The Common Good

Endurance in the Struggle for Health-Care Reform

President Obama has postponed his trip to Guam, Indonesia, and Australia to work for the passage of health-care reform. The president's determination reminds me of wisdom my mother taught me: "The race is not given to the swift, nor victories to the strong, but to she who endures to the end." Her lesson to me was one of endurance.

This wisdom is a conflation of two verses of Bible, Ecclesiastes 9:11 and Matthew 10:22. The verse in Ecclesiastes says: "the race is not given to the swift, nor the battle to the strong, nor bread to the wise, nor riches to the intelligent, nor favor to the skillful, but time and chance happens to them all." This was much too existential for my mother's faith. The teaching of Jesus was more fitting. Matthew 10:22 says: "and you will be hated by all because of my name. But the one who endures to the end will be saved."

Sometimes there is no way out but through. The lesson is to keep on keeping on until the thing is done. Ecclesiastes 7:8 says: "Better is the end of a thing than its beginning; the patient in spirit better than the proud in spirit." Endurance is a virtue. It is the fortitude, the strength of mind and will to persevere through adversity. Endurance is courage.

When the discussion on health-care reform first began over a year ago, I had no idea that passing reform legislation would be so difficult. I thought it indubitable, unquestionable that the health-care system in the United States was antiquated, far behind nearly every other system of health-care in the developed world. It had been a campaign promise of Barack Obama and the Democrats. They won big, thus it was obvious that a majority of people in the nation wanted a change.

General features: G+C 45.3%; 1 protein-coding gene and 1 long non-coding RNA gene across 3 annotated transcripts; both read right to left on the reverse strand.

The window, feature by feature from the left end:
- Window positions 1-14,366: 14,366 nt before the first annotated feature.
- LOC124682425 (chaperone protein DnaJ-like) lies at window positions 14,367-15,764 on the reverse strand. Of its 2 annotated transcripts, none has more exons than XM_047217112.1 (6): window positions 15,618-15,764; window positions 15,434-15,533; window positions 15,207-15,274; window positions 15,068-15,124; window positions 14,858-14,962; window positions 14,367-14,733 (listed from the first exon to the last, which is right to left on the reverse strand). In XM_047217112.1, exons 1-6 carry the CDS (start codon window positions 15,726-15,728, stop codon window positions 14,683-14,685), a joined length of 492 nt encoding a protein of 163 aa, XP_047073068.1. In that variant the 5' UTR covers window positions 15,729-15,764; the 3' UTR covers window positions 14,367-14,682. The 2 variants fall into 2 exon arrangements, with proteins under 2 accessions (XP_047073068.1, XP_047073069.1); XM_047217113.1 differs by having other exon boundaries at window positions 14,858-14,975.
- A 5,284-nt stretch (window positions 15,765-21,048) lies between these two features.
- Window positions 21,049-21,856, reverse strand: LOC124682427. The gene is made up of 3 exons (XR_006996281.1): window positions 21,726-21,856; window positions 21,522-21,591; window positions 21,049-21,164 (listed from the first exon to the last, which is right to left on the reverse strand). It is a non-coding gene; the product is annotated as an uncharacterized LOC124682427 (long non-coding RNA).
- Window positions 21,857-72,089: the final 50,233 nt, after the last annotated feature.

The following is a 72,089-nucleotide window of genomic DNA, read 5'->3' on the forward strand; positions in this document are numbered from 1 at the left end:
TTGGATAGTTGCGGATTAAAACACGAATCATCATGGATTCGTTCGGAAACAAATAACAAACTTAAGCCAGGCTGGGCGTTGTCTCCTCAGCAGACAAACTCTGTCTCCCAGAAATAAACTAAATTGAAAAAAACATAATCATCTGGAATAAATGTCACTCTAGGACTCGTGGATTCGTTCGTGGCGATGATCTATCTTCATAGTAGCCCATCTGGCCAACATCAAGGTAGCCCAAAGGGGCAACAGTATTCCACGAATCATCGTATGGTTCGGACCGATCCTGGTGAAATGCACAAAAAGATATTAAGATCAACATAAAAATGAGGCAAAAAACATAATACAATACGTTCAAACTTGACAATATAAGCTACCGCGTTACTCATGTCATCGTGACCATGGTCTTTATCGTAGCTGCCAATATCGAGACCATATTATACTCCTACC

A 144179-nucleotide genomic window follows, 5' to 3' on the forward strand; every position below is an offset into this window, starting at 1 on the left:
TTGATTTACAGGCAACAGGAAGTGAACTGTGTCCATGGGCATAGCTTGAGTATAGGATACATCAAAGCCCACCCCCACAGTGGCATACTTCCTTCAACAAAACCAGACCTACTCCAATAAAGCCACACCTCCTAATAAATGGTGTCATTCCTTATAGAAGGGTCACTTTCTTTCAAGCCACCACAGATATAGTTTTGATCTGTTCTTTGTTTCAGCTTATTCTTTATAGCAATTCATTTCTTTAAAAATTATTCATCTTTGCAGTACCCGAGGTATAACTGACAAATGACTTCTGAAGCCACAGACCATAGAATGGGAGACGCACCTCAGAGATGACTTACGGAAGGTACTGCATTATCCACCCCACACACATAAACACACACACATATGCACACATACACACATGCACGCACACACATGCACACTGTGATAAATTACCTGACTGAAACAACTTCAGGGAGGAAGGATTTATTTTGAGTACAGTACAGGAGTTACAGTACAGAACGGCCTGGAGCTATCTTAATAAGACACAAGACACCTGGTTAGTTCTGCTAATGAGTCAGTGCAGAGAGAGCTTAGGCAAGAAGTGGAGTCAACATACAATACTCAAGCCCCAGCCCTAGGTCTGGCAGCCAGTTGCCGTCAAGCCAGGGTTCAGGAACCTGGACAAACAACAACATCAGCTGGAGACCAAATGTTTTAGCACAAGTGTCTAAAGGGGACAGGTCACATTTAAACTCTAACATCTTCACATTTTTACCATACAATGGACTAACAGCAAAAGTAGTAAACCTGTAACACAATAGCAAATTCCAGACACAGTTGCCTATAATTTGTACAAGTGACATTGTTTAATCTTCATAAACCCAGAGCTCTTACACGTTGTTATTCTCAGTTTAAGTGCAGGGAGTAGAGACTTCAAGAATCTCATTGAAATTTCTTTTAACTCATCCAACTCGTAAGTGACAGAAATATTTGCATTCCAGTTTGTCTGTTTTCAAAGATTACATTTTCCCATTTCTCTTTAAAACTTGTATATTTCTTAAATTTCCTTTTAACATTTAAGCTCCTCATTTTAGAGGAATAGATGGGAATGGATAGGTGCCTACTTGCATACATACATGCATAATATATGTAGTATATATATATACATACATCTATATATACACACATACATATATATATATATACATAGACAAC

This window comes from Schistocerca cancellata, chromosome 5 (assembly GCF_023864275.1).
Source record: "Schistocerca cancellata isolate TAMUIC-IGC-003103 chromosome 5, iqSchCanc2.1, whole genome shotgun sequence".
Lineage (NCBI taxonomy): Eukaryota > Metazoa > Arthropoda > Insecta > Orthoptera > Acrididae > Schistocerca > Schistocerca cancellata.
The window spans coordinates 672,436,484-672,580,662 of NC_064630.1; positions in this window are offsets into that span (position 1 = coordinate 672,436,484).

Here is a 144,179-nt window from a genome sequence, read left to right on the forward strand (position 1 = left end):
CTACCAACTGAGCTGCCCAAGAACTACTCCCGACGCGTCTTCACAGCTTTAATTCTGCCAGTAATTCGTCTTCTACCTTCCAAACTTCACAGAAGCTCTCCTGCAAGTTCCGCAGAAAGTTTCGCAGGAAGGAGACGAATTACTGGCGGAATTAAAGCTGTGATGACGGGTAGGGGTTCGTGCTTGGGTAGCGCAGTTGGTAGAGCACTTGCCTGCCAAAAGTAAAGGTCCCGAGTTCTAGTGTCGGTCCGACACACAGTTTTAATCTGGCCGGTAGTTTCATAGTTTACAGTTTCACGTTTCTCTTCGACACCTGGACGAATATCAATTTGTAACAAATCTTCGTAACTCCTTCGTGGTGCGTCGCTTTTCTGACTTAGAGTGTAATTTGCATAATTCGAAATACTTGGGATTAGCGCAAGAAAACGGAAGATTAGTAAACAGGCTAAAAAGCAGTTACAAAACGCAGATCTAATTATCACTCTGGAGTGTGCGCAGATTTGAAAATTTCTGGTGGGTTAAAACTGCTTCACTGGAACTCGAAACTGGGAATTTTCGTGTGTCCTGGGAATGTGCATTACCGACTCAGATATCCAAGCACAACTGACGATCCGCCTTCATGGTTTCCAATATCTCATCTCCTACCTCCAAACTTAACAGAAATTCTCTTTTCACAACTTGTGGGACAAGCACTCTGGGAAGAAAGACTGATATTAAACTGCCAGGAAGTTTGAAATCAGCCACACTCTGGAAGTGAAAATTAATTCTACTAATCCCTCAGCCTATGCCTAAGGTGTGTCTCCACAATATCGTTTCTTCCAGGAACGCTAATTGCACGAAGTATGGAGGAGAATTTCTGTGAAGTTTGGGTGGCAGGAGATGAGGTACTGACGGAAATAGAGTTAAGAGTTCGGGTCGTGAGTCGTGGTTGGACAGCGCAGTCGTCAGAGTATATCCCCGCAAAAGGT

And then came summer with raucous town hall meetings, death panel nonsense, talk of President Obama's Waterloo, a push for the public option, Republican obstructionism, Democratic recalcitrance on this or that issue, the passage of two bills, a presidential summit, more disingenuous talking points and the work is not finished as of this writing.

However, the good news is that it is not over until the victory is won. Gospel singer Maurette Brown Clark reminds us in her song: "It Ain't Over" that the impossible is God's chance, God's opportunity to show up and work a miracle. She encourages us to keep fighting, praying, fasting, pressing, progressing, moving, reading, interceding, believing, trusting, trying, travailing, living, giving, going.

No matter the issue, God has the final say. It is our responsibility to continue to do the work to which we have been called. It is our work to struggle for justice. Health-care reform is a justice issue. It is an issue of equitable distribution of the good things of a society. Endurance is a necessary virtue in both matters of public policy and personal righteousness. And as our sister Clark reminds us: "keep fighting until your victory is won."

Dr. Valerie Elverton Dixon is an independent scholar who publishes lectures and essays at JustPeaceTheory.com. She received her Ph.D. in religion and society from Temple University and taught Christian ethics at United Theological Seminary and Andover Newton Theological School.

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